An article-choice study involving L1 Mandarin/L2 English bilinguals is reported. It tested two recent accounts on the representation of English articles in L2 grammars (where L1 has no articles). The Fluctuation Hypothesis (Ionin, Ko and Wexler, 2004) predicts that L2 speakers will have full access to UG, but will fluctuate between the settings of the postulated Article Choice Parameter; article choices will be influenced by [±specificity]. The syntactic misanalysis account, on which L2 articles are treated as adjectives (Trenkic, 2007), predicts that article choices will be influenced by the objective identifiability of referents. By discussing the notion of specificity and emphasising problems in its operationalisation, the current study introduces an innovative design to reveal that what was previously observed as the effect of specificity on L2 article choices (full UG access) is better described as an effect of the stated/denied familiarity with the referent (an extra-linguistic factor).
It is not easy to comment on Dijkstra and Van Heuven's model because there are many more aspects we agree with than aspects we feel uncomfortable about. Indeed, the BIA model has played an enormous role in showing us how bilingual visual word recognition can be achieved without recurrence to the intuitively appealing – but wrong – ideas of separate, language-specific lexicons and language-selective access. As in many other research areas, a working computational model has been much more influential in convincing critical readers (and researchers) than any series of empirical findings. The BIA+ model inherits this strength and, hopefully, in the coming years will be implemented in enough detail to exceed its predecessor. In the rest of this comment, we would like to put a cautionary note behind the temporal delay assumption introduced in the target article and provide some additional corroborating evidence for the lack of non-linguistic effects on early processes in the identification system.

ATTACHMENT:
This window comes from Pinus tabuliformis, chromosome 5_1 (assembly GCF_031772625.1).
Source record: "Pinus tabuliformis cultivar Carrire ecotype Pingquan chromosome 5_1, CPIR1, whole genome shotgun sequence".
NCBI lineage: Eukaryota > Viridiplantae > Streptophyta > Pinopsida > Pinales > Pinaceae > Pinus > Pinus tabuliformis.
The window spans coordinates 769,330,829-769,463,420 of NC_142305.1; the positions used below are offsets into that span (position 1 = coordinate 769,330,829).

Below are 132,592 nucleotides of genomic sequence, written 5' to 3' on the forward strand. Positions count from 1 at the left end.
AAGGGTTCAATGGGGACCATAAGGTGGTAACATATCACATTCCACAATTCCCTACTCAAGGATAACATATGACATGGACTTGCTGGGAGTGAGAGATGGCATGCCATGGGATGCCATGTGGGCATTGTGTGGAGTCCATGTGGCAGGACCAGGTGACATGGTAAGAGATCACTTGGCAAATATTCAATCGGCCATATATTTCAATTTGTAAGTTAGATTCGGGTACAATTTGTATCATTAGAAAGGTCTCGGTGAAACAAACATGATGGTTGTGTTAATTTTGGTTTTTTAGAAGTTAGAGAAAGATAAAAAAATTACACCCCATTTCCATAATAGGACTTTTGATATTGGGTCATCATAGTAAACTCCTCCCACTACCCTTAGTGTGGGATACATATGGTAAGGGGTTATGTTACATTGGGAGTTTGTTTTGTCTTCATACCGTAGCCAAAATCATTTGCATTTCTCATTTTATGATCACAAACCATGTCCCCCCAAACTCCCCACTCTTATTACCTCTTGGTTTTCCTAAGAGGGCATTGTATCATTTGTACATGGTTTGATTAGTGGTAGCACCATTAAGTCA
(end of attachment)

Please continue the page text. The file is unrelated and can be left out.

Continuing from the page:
Previous studies of adult bilinguals have shown that cognates (translation equivalents similar in sound and spelling) are translated faster than non-cognates and different representations for the two categories in bilingual memory have been suggested (Kroll and Stewart 1994, van Hell and de Groot 1998). Assuming that bilingual children's representations are similar to those of adults, effects of form similarity between words should also be observed. This paper examines form-similar nouns in the early lexical development of a bilingual German/English child aged 1;119. Form similarity here differs from the cognate status of a word in that it implies similarity of sound only. Considering the way hearing children acquire words, it seemed necessary to restrict the similarity of words to this modality. Similarly, the presentation of items in the translation tasks was auditory. The results show an effect of form similarity in early lexical development, whereby form-similar words occurred frequently in the beginning of the observation period in both languages and were more likely to have a translation equivalent in the child's English. In the translation task, form similarity resulted in lower latencies for both language directions. The results thereby confirm that form similarity affects representations in both adult and child learners.